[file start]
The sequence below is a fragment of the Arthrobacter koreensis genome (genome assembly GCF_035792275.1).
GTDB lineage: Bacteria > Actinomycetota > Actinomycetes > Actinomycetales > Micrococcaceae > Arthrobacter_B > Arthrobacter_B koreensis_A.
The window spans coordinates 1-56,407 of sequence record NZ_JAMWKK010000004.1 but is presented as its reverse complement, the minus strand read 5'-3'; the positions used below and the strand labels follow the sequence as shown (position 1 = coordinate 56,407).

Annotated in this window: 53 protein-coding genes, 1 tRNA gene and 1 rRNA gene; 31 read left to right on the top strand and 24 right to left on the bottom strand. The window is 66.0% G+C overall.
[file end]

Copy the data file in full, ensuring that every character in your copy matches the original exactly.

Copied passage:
The sequence below is a fragment of the Arthrobacter koreensis genome (genome assembly GCF_035792275.1).
GTDB lineage: Bacteria > Actinomycetota > Actinomycetes > Actinomycetales > Micrococcaceae > Arthrobacter_B > Arthrobacter_B koreensis_A.
The window spans coordinates 1-56,407 of sequence record NZ_JAMWKK010000004.1 but is presented as its reverse complement, the minus strand read 5'-3'; the positions used below and the strand labels follow the sequence as shown (position 1 = coordinate 56,407).

Annotated in this window: 53 protein-coding genes, 1 tRNA gene and 1 rRNA gene; 31 read left to right on the top strand and 24 right to left on the bottom strand. The window is 66.0% G+C overall.